Matussek also points to complications arising from a currency union, such as the situation in developing Greece. “The euro, which was considered a unifying bond, is now driving us apart.” Europe has been providing Greece with liquidity on the promise they will institute reforms. “Now we’ve been doing this for the last seven years, an enormous amount of transfers have built up, and nothing much has changed.” A common currency causes issues when, as in the case of the euro, some of the member countries of the currency are at dissimilar points of economic development.

Germany’s former diplomat laid out steps Europe can take to improve its future prospects. First, he emphasized that it is crucial for Europe to band together. “Each and every European country, in a globalized world, is just too small and too insignificant to make a difference. So Europe can only act decisively and influence international developments if they do it together. Europe is a world power, but only a world power in integrated policies…When the European Trade Commissioner negotiates with the Chinese, with the Indians, they know he speaks for 450 million people. But on foreign security policy, we are the laughingstock of the community, because everybody goes their own way.”

A European army would be an efficiency upgrade for Europe, according to Matussek. “We have twenty-seven different systems, while the U.S. has only one…Is it really necessary that Estonia has an air force? Is it really necessary that Luxembourg has a navy?” He explained that Britain has long opposed the creation of a European army, and with their departure from the European Union (EU) faster movement towards shared defense could be on the horizon.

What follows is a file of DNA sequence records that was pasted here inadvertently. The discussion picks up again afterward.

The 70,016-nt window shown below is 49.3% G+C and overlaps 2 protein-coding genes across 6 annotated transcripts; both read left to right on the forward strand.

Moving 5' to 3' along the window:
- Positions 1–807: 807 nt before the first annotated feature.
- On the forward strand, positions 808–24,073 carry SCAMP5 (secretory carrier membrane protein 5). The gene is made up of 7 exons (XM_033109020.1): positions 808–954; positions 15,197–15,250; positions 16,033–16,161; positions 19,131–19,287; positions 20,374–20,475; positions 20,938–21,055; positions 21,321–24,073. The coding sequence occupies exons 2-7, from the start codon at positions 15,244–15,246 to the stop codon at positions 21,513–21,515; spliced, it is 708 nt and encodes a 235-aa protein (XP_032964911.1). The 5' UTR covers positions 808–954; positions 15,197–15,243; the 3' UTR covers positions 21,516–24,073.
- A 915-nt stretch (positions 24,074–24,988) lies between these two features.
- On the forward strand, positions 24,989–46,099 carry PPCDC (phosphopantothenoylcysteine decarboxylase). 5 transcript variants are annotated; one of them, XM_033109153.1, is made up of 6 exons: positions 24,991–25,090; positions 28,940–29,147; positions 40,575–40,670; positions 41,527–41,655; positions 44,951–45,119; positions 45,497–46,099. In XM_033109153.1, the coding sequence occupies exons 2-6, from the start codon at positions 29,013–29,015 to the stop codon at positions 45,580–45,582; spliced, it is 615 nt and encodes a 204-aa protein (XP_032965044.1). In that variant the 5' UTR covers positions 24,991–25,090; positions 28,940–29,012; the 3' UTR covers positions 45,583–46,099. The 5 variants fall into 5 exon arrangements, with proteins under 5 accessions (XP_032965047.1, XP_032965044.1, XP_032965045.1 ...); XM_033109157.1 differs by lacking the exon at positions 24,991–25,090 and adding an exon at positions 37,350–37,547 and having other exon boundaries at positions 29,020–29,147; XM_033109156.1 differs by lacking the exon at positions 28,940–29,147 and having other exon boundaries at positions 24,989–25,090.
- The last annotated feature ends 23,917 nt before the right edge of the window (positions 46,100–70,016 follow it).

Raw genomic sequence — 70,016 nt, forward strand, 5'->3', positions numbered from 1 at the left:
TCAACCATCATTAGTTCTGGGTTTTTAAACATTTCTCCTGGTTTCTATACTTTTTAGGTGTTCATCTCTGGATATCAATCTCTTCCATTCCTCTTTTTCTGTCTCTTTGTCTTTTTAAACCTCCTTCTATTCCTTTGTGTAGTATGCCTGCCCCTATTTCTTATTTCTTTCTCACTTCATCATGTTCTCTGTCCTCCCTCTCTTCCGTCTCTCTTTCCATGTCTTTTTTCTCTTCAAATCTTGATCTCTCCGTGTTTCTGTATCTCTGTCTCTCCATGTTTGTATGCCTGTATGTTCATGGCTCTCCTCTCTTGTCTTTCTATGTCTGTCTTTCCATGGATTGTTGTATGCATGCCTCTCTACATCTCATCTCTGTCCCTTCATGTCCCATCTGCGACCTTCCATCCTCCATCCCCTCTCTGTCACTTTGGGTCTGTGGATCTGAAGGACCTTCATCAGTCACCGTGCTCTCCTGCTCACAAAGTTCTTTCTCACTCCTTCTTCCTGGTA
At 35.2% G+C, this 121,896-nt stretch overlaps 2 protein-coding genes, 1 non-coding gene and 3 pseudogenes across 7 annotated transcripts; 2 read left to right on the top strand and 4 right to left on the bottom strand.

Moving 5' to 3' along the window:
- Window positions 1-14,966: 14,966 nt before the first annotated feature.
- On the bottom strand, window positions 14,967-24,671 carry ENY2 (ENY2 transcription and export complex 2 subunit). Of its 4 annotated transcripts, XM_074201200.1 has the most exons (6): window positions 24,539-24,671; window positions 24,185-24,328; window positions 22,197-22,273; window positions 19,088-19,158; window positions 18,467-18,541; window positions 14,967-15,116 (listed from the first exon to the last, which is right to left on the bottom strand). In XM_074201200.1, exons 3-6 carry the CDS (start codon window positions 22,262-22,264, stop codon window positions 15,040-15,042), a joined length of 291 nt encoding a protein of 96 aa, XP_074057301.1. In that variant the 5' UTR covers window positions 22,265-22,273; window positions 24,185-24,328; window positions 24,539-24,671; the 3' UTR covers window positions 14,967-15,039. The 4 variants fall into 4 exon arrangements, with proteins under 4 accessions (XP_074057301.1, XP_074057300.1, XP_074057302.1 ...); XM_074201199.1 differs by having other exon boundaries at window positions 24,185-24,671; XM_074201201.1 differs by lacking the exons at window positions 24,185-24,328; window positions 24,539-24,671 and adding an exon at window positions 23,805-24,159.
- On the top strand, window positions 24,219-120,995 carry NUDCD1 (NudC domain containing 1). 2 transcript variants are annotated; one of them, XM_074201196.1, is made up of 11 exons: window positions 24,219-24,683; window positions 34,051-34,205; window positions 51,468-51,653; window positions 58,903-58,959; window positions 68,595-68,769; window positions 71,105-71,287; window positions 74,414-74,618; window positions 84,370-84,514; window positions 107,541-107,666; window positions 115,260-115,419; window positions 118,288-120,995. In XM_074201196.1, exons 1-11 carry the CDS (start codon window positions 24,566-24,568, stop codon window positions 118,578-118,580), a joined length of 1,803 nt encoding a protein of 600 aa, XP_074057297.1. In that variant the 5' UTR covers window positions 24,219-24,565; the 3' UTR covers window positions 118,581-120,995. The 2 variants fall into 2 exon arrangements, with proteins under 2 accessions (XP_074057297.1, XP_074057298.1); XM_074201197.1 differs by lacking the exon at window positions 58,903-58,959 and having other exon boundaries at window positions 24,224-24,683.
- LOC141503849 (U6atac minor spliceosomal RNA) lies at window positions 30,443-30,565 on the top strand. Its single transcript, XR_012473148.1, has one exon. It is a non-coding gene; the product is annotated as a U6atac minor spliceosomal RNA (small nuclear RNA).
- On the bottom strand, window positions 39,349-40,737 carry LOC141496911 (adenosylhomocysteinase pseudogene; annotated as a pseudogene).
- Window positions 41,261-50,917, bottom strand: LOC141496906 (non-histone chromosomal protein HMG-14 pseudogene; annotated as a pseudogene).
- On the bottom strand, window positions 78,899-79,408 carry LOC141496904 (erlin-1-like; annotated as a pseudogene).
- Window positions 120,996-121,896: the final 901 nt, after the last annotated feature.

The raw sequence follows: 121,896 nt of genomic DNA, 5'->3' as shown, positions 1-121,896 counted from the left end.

Matussek also thinks that Brussels, referring to the capital of the EU, should not be meddling unnecessarily in the internal affairs of member states. “Kick upstairs only issues that everyone understands can only be handled at a European level. For instance, exchange of information between the secret services…and leave the other stuff where they belong, closer to the people. Because a lot of the unease which you have in Catalonia or in Scotland etc. is because the central government and Europe is meddling in our affairs.”

A successful Brexit is crucial to the prosperity of Europe, Matussek argued. Having activated “Article 50” in March, Great Britain will cease to be a part of the EU in two years. Great Britain and the EU are currently trying to come to a compromise on the terms of the exit. The U.K. wants the privileges of internal markets that come from being in the EU, without having to be bound by the responsibilities that come from being in the union. “That is of course, in those clear terms, impossible.”

Matussek is concerned about the possibility of a deal not being reached. “All in all, you’re talking about 25,000 rules and regulations and laws which you’ll either have to rescind, or adapt, or make a derivative of, but obviously this can’t be done…The jury is still out. I can only say the risk that this thing falls off a cliff is still very high.”

Despite this, Matussek chose to strike an optimistic tone. To sum up the state of Europe, the German channeled an American author. “All in all, what I could say about Europe is what Mark Twain said about Wagner’s music: ‘It’s much better than it sounds.’”